Demand Sanctuary At Temple U

Dear President Englert and Temple University Board of Trustees                              

Temple University claims to pride itself on its dedication to diversity and access. But how can it value these things if its students live in fear of deportation, fear of violence from police, fear of sexual assault from fellow students, fear of not being able to afford classes, or fear of losing the community they grew up in? Temple’s responsibility as a institution of higher education should be to provide safety to its students so that they can get the best education possible. Temple has an obligation to declare itself a sanctuary, a safe-haven not only for immigrants, but for all.

A true sanctuary campus would guarantee a living wage of at least $15/hr, unobstructed union rights, and increased mental health services. A sanctuary university would be a university that prioritizes the safety of women, LGBTQI people, and people of color rather than breeding a culture of sexual and racial violence. A sanctuary university would respect and uplift the surrounding Black community rather than aggressively gentrifying the neighborhood and pushing people out of their homes.

The students and faculty have spoken, we support undocumented immigrants. If Temple wants to support its student body, and support vulnerable populations in this dangerous political climate, these are the steps your students are demanding. Temple has the opportunity to be a truly inclusive institution, showing in practice that you care about the humanity of each member of the diverse Temple community, and we are demanding that you take this opportunity to openly demonstrate your commitment to making Temple University an institution that values its student body and the people it employs.

Although Philadelphia is considered a sanctuary city, we call on Temple University to publicly declare itself a sanctuary campus. Students and workers on campus need to know that Temple will remain committed to their safety regardless of the city’s sanctuary status. But we do not think that Temple calling itself a sanctuary is enough; we encourage the Temple administration to take direct steps to make the university more accessible to undocumented people. Our university should function as a safe haven where undocumented people and all marginalized communities can turn for support and sanctuary.

We demand that Temple …

  1. Publicly declare Temple a Sanctuary Campus
  2. Cut ties with all law enforcement agencies that collaborate with the Immigration and Customs Enforcement agency (ICE) and refuse law enforcement agencies who collaborate with ICE access to any Temple properties or information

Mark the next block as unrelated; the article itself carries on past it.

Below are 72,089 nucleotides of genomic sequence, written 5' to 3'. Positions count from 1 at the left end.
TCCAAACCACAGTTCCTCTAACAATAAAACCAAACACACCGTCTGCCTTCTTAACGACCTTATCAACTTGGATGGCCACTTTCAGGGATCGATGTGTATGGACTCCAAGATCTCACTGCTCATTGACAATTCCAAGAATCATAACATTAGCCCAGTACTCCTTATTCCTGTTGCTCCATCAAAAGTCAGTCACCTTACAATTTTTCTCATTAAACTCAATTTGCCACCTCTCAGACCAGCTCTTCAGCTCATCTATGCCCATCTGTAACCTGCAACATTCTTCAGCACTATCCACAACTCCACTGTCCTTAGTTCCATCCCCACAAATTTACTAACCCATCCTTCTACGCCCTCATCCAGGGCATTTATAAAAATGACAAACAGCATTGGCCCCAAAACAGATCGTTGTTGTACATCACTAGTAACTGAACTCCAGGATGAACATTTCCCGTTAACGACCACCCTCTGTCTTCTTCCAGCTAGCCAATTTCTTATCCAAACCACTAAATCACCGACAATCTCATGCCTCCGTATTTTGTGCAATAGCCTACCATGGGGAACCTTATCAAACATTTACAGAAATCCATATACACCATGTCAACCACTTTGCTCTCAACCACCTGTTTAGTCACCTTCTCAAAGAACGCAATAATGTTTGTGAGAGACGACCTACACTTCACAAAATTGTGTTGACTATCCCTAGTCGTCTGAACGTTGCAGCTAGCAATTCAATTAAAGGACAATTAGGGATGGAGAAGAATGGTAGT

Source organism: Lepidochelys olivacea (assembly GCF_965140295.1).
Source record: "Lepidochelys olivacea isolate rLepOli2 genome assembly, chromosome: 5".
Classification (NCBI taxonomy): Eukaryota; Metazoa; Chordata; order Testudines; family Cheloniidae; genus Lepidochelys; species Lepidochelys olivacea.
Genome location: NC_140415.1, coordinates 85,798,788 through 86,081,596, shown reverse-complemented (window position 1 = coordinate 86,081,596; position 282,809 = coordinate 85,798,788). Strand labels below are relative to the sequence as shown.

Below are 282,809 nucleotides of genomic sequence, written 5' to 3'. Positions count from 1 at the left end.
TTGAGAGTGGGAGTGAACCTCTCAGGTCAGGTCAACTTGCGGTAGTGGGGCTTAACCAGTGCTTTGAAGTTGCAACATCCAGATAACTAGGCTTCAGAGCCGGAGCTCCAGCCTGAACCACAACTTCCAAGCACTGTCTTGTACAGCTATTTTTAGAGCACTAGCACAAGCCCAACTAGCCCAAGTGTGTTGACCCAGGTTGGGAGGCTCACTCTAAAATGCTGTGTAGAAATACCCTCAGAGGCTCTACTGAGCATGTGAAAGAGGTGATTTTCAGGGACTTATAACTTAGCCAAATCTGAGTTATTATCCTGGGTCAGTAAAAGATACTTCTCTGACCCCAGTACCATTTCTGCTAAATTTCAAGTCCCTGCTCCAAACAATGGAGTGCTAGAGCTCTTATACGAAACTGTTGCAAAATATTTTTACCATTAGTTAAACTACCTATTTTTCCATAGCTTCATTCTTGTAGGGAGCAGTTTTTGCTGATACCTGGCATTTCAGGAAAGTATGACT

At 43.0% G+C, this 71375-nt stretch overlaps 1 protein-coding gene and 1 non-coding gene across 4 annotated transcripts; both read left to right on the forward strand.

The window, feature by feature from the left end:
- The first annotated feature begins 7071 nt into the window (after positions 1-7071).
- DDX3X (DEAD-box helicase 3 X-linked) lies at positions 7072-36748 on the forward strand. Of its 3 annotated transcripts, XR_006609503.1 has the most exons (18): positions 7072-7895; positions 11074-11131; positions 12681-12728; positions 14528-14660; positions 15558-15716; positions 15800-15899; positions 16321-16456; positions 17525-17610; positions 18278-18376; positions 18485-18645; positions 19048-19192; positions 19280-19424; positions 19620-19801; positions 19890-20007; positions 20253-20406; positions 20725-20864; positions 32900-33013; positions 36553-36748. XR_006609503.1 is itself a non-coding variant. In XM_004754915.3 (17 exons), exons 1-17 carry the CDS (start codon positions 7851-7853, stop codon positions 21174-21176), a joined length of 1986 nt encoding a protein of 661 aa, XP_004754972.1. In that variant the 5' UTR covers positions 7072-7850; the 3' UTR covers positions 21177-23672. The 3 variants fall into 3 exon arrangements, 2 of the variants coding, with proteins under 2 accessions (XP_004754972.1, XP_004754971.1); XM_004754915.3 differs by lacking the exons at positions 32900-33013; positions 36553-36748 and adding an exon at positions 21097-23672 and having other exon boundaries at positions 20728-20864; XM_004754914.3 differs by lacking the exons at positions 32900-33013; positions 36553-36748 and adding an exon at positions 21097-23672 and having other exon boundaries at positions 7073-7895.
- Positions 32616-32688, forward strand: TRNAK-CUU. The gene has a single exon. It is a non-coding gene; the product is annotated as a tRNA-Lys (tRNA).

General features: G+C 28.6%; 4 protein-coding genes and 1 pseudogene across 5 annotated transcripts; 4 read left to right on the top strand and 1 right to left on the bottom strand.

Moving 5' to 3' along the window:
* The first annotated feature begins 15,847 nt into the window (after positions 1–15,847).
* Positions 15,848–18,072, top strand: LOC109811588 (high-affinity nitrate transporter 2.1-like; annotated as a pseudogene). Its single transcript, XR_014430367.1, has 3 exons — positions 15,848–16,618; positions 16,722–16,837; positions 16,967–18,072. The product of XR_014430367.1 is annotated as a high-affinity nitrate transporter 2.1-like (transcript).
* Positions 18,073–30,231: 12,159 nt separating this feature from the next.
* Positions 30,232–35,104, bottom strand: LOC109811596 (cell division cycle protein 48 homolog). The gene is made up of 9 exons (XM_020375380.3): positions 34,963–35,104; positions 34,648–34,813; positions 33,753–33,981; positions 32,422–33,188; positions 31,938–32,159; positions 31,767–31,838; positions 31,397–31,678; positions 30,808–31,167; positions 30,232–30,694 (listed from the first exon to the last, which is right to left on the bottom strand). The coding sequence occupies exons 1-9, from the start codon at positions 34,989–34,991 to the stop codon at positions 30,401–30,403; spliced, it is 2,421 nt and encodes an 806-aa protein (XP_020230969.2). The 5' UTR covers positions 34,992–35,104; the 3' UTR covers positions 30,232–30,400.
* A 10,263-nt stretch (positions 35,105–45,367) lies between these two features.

3. Institute a policy prohibiting campus police from inquiring about immigration status, enforcing immigration laws, participating with ICE/CBP in actions and refusing to cooperate with any ‘registration’ system that seeks to target or surveil Muslims.
  4. Revise the code of conduct to make sure anti-discrimination policy includes immigration status.
  5. Provide resources including legal services for undocumented students and their families.
  6. Grant in-state tuition to undocumented students who are Pennsylvania residents.

We would be happy to discuss this further with the administration so that collectively we can create the best possible plan to make Temple a sanctuary for all.

Asociación de Estudiantes Latinos

Feminist Majority Leadership Alliance

15 Now of Temple University

Philadelphia Socialist Alternative

Stadium Stompers

Temple Socialists

Black Law Students Association

Activate TU

Indivisible Temple

Organization of African American Studies Undergraduate Students

Temple Association of University Professionals

GenUN Temple

Babel Poetry Collective

Temple Refugee Outreach

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Temple students and community members denied access to Board of Trustees meeting.

On Tuesday December 8th the Temple Board of Trustees held a public meeting. The Board of Trustees have four meetings during the school year where students and community members are invited to participate and voice their concerns. In this meeting the board intended to vote on the plan to build a new 40,000 seat stadium in the heart of North Philadelphia.

This meeting was a PUBLIC meeting. But anyone who was there yesterday knows that it was not public. Students, members of the community, alumni, and faculty were not allowed into the meeting.

Members of the North Philadelphia community, Temple students, faculty, and alumni gathered outside of Sullivan Hall before the meeting to rally against the stadium. At 3:30 pm, the official start time of the public meeting, the students and community members attempted to enter the building. We were met with rows of police with nightsticks blocking all of the entrances into Sullivan Hall. When we attempted to walk in, we were shoved back, and told we were not allowed into the meeting.